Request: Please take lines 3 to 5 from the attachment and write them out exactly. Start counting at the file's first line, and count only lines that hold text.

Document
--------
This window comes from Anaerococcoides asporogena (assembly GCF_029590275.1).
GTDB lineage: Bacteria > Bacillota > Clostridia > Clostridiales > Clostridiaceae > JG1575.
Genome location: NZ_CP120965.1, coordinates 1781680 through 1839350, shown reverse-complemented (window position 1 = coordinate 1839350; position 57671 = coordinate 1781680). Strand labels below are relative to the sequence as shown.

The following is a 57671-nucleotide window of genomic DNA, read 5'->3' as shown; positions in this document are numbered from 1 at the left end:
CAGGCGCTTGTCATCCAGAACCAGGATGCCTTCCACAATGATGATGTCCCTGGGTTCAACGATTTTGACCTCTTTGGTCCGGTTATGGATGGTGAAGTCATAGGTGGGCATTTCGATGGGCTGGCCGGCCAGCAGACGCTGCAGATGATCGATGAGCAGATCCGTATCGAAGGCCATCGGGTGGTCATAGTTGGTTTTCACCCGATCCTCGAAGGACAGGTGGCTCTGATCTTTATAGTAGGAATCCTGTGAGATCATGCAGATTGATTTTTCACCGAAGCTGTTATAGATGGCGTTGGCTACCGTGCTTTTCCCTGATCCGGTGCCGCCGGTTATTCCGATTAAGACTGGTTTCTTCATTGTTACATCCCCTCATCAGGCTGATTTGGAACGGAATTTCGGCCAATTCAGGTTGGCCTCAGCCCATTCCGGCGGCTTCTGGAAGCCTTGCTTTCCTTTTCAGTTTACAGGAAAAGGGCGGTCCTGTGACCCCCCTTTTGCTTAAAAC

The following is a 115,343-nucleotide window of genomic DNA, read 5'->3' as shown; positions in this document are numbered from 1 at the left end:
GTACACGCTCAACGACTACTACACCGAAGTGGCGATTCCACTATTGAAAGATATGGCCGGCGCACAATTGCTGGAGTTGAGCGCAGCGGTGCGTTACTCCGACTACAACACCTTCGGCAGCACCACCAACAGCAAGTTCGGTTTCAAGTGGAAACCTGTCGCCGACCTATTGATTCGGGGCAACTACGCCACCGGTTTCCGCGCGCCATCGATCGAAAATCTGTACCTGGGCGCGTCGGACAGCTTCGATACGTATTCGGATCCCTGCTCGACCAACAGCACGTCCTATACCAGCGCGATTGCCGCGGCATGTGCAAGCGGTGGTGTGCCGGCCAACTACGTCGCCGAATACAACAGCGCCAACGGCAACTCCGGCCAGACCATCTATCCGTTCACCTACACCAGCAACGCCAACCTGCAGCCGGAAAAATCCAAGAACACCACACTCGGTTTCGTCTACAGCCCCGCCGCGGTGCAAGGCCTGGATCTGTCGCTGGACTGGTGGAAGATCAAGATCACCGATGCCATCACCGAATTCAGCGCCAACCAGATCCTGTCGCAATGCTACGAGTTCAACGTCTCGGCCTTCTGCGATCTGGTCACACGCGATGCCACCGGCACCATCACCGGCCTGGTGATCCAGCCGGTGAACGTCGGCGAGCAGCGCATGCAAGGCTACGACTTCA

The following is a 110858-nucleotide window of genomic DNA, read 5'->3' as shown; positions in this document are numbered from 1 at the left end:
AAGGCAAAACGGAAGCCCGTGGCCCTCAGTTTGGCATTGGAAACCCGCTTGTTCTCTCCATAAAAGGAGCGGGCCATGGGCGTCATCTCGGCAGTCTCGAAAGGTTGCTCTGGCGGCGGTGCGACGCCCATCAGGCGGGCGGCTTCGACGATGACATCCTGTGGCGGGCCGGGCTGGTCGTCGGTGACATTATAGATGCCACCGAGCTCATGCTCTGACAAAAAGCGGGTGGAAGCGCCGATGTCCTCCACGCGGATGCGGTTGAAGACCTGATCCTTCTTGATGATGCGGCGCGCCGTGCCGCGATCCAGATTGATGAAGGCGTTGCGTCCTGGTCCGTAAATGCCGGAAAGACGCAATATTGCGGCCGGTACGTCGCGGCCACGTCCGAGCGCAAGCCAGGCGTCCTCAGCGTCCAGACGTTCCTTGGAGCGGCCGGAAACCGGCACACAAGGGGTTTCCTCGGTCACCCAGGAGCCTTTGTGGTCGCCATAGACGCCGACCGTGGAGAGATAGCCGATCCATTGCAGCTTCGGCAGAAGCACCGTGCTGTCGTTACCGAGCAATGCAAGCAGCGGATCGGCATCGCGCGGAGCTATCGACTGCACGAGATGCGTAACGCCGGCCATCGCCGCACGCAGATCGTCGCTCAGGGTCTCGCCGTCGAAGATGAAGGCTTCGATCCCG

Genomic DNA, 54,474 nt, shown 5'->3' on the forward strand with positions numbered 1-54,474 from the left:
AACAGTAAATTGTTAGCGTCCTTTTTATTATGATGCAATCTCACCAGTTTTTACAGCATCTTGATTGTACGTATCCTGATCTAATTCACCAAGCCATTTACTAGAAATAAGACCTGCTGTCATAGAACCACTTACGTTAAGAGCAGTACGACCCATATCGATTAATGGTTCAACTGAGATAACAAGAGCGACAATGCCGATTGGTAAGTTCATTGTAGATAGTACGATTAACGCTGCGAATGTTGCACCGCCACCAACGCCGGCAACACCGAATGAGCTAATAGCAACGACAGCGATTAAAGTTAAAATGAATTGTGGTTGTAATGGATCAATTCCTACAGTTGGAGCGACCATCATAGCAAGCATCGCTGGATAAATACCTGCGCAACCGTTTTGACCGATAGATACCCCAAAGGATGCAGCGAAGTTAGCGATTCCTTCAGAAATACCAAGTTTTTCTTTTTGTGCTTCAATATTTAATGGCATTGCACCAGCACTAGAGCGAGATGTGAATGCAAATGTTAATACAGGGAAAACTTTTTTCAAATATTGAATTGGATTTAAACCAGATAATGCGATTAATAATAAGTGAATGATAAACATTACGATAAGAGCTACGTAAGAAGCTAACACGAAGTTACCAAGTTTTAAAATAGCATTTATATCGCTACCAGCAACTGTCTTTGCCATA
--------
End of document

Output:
Genome location: NZ_CP120965.1, coordinates 1781680 through 1839350, shown reverse-complemented (window position 1 = coordinate 1839350; position 57671 = coordinate 1781680). Strand labels below are relative to the sequence as shown.

The following is a 57671-nucleotide window of genomic DNA, read 5'->3' as shown; positions in this document are numbered from 1 at the left end:
CAGGCGCTTGTCATCCAGAACCAGGATGCCTTCCACAATGATGATGTCCCTGGGTTCAACGATTTTGACCTCTTTGGTCCGGTTATGGATGGTGAAGTCATAGGTGGGCATTTCGATGGGCTGGCCGGCCAGCAGACGCTGCAGATGATCGATGAGCAGATCCGTATCGAAGGCCATCGGGTGGTCATAGTTGGTTTTCACCCGATCCTCGAAGGACAGGTGGCTCTGATCTTTATAGTAGGAATCCTGTGAGATCATGCAGATTGATTTTTCACCGAAGCTGTTATAGATGGCGTTGGCTACCGTGCTTTTCCCTGATCCGGTGCCGCCGGTTATTCCGATTAAGACTGGTTTCTTCATTGTTACATCCCCTCATCAGGCTGATTTGGAACGGAATTTCGGCCAATTCAGGTTGGCCTCAGCCCATTCCGGCGGCTTCTGGAAGCCTTGCTTTCCTTTTCAGTTTACAGGAAAAGGGCGGTCCTGTGACCCCCCTTTTGCTTAAAAC